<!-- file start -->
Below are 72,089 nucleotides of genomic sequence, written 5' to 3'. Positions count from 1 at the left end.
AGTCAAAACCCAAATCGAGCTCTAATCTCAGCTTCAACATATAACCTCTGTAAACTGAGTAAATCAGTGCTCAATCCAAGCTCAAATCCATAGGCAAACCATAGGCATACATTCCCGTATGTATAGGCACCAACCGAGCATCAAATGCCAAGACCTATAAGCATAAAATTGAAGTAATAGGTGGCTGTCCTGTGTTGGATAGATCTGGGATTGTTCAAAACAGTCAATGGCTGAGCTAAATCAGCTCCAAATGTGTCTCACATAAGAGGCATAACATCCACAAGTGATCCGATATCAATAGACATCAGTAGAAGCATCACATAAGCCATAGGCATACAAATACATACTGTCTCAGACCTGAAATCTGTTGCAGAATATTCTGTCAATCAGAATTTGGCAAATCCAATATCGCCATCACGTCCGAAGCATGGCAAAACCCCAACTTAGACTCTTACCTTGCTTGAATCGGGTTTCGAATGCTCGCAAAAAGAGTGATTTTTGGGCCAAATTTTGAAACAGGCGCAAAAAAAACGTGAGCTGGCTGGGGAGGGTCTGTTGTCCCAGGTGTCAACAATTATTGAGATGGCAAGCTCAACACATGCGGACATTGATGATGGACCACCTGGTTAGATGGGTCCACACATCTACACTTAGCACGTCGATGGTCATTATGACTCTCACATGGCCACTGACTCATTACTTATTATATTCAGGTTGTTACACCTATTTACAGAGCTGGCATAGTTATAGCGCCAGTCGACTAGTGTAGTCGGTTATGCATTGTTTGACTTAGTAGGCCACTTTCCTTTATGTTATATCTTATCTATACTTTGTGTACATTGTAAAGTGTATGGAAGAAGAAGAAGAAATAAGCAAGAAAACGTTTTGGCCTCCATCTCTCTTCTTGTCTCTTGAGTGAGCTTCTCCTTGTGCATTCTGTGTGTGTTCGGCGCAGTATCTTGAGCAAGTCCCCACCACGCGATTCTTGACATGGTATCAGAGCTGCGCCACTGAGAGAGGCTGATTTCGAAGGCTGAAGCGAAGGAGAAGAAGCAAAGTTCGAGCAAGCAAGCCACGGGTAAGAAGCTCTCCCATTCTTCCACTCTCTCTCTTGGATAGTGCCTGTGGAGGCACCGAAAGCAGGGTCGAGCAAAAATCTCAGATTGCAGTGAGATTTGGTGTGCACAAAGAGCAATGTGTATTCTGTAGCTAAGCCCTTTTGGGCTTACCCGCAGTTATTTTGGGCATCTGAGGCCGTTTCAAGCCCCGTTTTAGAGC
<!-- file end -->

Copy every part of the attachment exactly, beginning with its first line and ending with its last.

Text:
Below are 72,089 nucleotides of genomic sequence, written 5' to 3'. Positions count from 1 at the left end.
AGTCAAAACCCAAATCGAGCTCTAATCTCAGCTTCAACATATAACCTCTGTAAACTGAGTAAATCAGTGCTCAATCCAAGCTCAAATCCATAGGCAAACCATAGGCATACATTCCCGTATGTATAGGCACCAACCGAGCATCAAATGCCAAGACCTATAAGCATAAAATTGAAGTAATAGGTGGCTGTCCTGTGTTGGATAGATCTGGGATTGTTCAAAACAGTCAATGGCTGAGCTAAATCAGCTCCAAATGTGTCTCACATAAGAGGCATAACATCCACAAGTGATCCGATATCAATAGACATCAGTAGAAGCATCACATAAGCCATAGGCATACAAATACATACTGTCTCAGACCTGAAATCTGTTGCAGAATATTCTGTCAATCAGAATTTGGCAAATCCAATATCGCCATCACGTCCGAAGCATGGCAAAACCCCAACTTAGACTCTTACCTTGCTTGAATCGGGTTTCGAATGCTCGCAAAAAGAGTGATTTTTGGGCCAAATTTTGAAACAGGCGCAAAAAAAACGTGAGCTGGCTGGGGAGGGTCTGTTGTCCCAGGTGTCAACAATTATTGAGATGGCAAGCTCAACACATGCGGACATTGATGATGGACCACCTGGTTAGATGGGTCCACACATCTACACTTAGCACGTCGATGGTCATTATGACTCTCACATGGCCACTGACTCATTACTTATTATATTCAGGTTGTTACACCTATTTACAGAGCTGGCATAGTTATAGCGCCAGTCGACTAGTGTAGTCGGTTATGCATTGTTTGACTTAGTAGGCCACTTTCCTTTATGTTATATCTTATCTATACTTTGTGTACATTGTAAAGTGTATGGAAGAAGAAGAAGAAATAAGCAAGAAAACGTTTTGGCCTCCATCTCTCTTCTTGTCTCTTGAGTGAGCTTCTCCTTGTGCATTCTGTGTGTGTTCGGCGCAGTATCTTGAGCAAGTCCCCACCACGCGATTCTTGACATGGTATCAGAGCTGCGCCACTGAGAGAGGCTGATTTCGAAGGCTGAAGCGAAGGAGAAGAAGCAAAGTTCGAGCAAGCAAGCCACGGGTAAGAAGCTCTCCCATTCTTCCACTCTCTCTCTTGGATAGTGCCTGTGGAGGCACCGAAAGCAGGGTCGAGCAAAAATCTCAGATTGCAGTGAGATTTGGTGTGCACAAAGAGCAATGTGTATTCTGTAGCTAAGCCCTTTTGGGCTTACCCGCAGTTATTTTGGGCATCTGAGGCCGTTTCAAGCCCCGTTTTAGAGC